Over the past few months, ProPilot has become a popular feature among the staff. Following a 700-mile drive, editor-in-chief Ed Loh even went so far as to declare it “Infiniti’s best technology.” But unless I’m in the HOV lane, I tend to use Distance Control Assist instead. It gives you most of the safety benefits you get from adaptive cruise control without requiring you to set a desired speed. Most luxury automakers offer lane-centering adaptive cruise control and automatic emergency braking, but features similar to DCA are much less common.

That said, these systems aren’t perfect. ProPilot’s steering assist is generally pretty good at keeping the car in the middle of a lane, but it does occasionally pull hard to one side or the other, and low-speed stops could be smoother. DCA is also a little finicky, often throwing on the brakes right as you start to change lanes. Reducing the system’s sensitivity when the turn signal is on would probably help.

The good news is that it isn’t hard to adapt to or work around these issues. And especially if you have a long commute, ProPilot’s probably worth the price.

Read more about our long-term 2019 Infiniti QX50:

The post 2019 Infiniti QX50 Long-Term Update 2: Commute King appeared first on MotorTrend.

Categories: Property

Medici and Corestate launch world’s largest co-living investment vehicle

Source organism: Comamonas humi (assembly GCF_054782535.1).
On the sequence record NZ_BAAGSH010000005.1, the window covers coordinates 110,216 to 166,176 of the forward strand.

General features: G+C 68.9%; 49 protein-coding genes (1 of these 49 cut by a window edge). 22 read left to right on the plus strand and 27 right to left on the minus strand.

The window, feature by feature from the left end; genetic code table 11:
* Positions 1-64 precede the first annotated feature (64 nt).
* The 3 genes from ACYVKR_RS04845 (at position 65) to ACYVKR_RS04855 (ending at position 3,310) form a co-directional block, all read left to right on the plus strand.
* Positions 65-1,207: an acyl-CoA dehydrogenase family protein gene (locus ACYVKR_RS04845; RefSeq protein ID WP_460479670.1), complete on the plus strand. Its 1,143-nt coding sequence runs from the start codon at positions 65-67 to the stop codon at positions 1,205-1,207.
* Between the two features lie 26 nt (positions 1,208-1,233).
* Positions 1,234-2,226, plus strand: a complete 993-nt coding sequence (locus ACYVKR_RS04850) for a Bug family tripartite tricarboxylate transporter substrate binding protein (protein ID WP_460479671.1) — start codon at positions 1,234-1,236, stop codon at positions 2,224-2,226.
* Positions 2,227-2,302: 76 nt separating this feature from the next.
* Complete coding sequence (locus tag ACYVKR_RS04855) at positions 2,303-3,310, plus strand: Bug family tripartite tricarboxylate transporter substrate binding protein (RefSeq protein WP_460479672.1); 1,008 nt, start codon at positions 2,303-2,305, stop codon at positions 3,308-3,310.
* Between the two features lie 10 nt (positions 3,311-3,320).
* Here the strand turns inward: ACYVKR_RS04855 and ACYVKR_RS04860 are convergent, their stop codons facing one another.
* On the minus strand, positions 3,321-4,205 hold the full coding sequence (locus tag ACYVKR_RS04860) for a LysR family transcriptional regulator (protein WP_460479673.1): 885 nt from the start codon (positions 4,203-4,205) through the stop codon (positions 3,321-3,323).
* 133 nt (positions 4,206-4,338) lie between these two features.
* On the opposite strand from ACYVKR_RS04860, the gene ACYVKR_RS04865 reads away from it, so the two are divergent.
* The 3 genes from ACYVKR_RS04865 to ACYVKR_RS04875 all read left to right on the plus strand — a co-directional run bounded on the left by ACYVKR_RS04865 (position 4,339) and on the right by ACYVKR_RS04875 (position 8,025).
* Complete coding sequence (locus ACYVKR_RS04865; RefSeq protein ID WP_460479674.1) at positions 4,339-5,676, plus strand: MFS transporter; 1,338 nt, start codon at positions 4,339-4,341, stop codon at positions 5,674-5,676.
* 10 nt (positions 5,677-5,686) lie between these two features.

Property Week News Feed - Wed, 12/12/2018 - 08:34
Berlin-based Medici Living and Frankfurt-listed Corestate Capital Holding are joining forces to invest €1bn (£910m) of equity and debt in the co-living sector in Europe over the next three to five years.
Categories: Property

Mixed day for property as FTSE rises

Property Week News Feed - Wed, 12/12/2018 - 07:58
The FTSE 100 rose 1.27% on Tuesday to 6,806.94 points and the FTSE EPRA/NAREIT UK Index climbed 0.32% to 1,591.48 points.
Categories: Property

Buyer revealed for £48m Clapham Junction Debenhams

Property Week News Feed - Wed, 12/12/2018 - 06:20
Developer W Real Estate has been unmasked as the buyer of BL’s Grade II-listed, Debenhams-let ‘Arding and Hobbs’ building in Clapham Junction.
Categories: Property

Dukelease to buy City’s Ibex House for more than £120m

Property Week News Feed - Wed, 12/12/2018 - 06:00
Dukelease is under offer to buy City of London office building Ibex House from Israeli pension fund Harel Insurance & Financial.
Categories: Property

Marvel at the Aston Martin Valkyrie’s 6.5-Liter V-12

Motortrend News Feed - Wed, 12/12/2018 - 00:37

The Aston Martin Valkyrie is inching closer to production, and that means concrete details are beginning to trickle out. Today, the British sports car builder has released detailed specs for the Valkyrie’s primary motivator, its naturally aspirated 6.5-liter V-12 engine that produces 1,000 hp.

Aston says it wanted a naturally aspirated engine from the outset of the project, which was originally code-named AM-RB 001. Working with renowned engine tuner Cosworth Engineering, Aston Martin developed a 65-degree 6.5-liter V-12 that revs to 11,100 rpm and makes 1,000 hp at a stratospheric 10,500 rpm. Torque, on the other hand, is nearly half that at 546 lb-ft, and arrives at a still-high 7,000 rpm. As we previously reported, the Valkyrie will be a hybrid hypercar, so an electric motor (or two) will be employed to complement its peaky 12-cylinder gas engine. Aston says it will detail the Valkyrie’s hybrid system at a later date, however.